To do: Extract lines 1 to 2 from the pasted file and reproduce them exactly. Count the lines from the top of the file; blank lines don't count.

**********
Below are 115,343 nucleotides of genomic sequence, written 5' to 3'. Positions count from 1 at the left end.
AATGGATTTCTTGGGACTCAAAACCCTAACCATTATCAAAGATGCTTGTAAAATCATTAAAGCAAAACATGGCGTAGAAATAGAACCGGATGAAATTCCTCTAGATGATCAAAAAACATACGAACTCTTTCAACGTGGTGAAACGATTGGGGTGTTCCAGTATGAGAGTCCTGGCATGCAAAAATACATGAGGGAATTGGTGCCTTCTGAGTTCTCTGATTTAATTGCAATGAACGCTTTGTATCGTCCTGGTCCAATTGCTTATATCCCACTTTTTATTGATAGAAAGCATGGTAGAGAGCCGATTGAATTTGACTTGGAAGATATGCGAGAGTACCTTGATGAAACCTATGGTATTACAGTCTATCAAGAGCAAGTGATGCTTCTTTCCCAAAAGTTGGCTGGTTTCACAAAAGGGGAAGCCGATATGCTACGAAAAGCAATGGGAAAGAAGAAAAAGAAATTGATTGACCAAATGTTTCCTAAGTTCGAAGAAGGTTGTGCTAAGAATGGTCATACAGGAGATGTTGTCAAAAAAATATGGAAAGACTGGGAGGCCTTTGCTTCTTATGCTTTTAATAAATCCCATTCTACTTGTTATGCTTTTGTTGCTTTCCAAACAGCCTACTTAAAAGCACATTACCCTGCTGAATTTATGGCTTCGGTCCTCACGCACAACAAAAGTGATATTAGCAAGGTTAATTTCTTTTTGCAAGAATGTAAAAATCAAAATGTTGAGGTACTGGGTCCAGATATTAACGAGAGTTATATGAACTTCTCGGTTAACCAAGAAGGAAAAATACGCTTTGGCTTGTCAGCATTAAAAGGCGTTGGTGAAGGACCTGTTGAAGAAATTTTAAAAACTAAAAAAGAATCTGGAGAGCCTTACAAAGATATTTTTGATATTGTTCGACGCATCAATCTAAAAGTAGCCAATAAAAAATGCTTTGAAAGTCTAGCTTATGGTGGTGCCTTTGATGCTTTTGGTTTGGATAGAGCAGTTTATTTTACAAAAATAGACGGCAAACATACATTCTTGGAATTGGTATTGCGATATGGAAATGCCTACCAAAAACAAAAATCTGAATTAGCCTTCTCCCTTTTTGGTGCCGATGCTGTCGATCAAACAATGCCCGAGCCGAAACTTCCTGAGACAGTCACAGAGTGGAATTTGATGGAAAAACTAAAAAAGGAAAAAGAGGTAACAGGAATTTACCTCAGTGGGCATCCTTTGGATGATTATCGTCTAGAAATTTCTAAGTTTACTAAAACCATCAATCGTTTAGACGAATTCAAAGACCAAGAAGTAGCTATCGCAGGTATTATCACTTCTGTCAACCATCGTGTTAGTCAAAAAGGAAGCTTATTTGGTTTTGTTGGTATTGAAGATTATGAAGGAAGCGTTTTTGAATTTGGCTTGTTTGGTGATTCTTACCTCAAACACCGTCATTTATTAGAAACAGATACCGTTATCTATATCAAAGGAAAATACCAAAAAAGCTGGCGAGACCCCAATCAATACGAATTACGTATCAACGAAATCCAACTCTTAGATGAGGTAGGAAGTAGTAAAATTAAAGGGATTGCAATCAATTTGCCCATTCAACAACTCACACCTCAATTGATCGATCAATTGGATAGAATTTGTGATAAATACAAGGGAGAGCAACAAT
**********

Below are 115,343 nucleotides of genomic sequence, written 5' to 3'. Positions count from 1 at the left end.
AATGGATTTCTTGGGACTCAAAACCCTAACCATTATCAAAGATGCTTGTAAAATCATTAAAGCAAAACATGGCGTAGAAATAGAACCGGATGAAATTCCTCTAGATGATCAAAAAACATACGAACTCTTTCAACGTGGTGAAACGATTGGGGTGTTCCAGTATGAGAGTCCTGGCATGCAAAAATACATGAGGGAATTGGTGCCTTCTGAGTTCTCTGATTTAATTGCAATGAACGCTTTGTATCGTCCTGGTCCAATTGCTTATATCCCACTTTTTATTGATAGAAAGCATGGTAGAGAGCCGATTGAATTTGACTTGGAAGATATGCGAGAGTACCTTGATGAAACCTATGGTATTACAGTCTATCAAGAGCAAGTGATGCTTCTTTCCCAAAAGTTGGCTGGTTTCACAAAAGGGGAAGCCGATATGCTACGAAAAGCAATGGGAAAGAAGAAAAAGAAATTGATTGACCAAATGTTTCCTAAGTTCGAAGAAGGTTGTGCTAAGAATGGTCATACAGGAGATGTTGTCAAAAAAATATGGAAAGACTGGGAGGCCTTTGCTTCTTATGCTTTTAATAAATCCCATTCTACTTGTTATGCTTTTGTTGCTTTCCAAACAGCCTACTTAAAAGCACATTACCCTGCTGAATTTATGGCTTCGGTCCTCACGCACAACAAAAGTGATATTAGCAAGGTTAATTTCTTTTTGCAAGAATGTAAAAATCAAAATGTTGAGGTACTGGGTCCAGATATTAACGAGAGTTATATGAACTTCTCGGTTAACCAAGAAGGAAAAATACGCTTTGGCTTGTCAGCATTAAAAGGCGTTGGTGAAGGACCTGTTGAAGAAATTTTAAAAACTAAAAAAGAATCTGGAGAGCCTTACAAAGATATTTTTGATATTGTTCGACGCATCAATCTAAAAGTAGCCAATAAAAAATGCTTTGAAAGTCTAGCTTATGGTGGTGCCTTTGATGCTTTTGGTTTGGATAGAGCAGTTTATTTTACAAAAATAGACGGCAAACATACATTCTTGGAATTGGTATTGCGATATGGAAATGCCTACCAAAAACAAAAATCTGAATTAGCCTTCTCCCTTTTTGGTGCCGATGCTGTCGATCAAACAATGCCCGAGCCGAAACTTCCTGAGACAGTCACAGAGTGGAATTTGATGGAAAAACTAAAAAAGGAAAAAGAGGTAACAGGAATTTACCTCAGTGGGCATCCTTTGGATGATTATCGTCTAGAAATTTCTAAGTTTACTAAAACCATCAATCGTTTAGACGAATTCAAAGACCAAGAAGTAGCTATCGCAGGTATTATCACTTCTGTCAACCATCGTGTTAGTCAAAAAGGAAGCTTATTTGGTTTTGTTGGTATTGAAGATTATGAAGGAAGCGTTTTTGAATTTGGCTTGTTTGGTGATTCTTACCTCAAACACCGTCATTTATTAGAAACAGATACCGTTATCTATATCAAAGGAAAATACCAAAAAAGCTGGCGAGACCCCAATCAATACGAATTACGTATCAACGAAATCCAACTCTTAGATGAGGTAGGAAGTAGTAAAATTAAAGGGATTGCAATCAATTTGCCCATTCAACAACTCACACCTCAATTGATCGATCAATTGGATAGAATTTGTGATAAATACAAGGGAGAGCAACAAT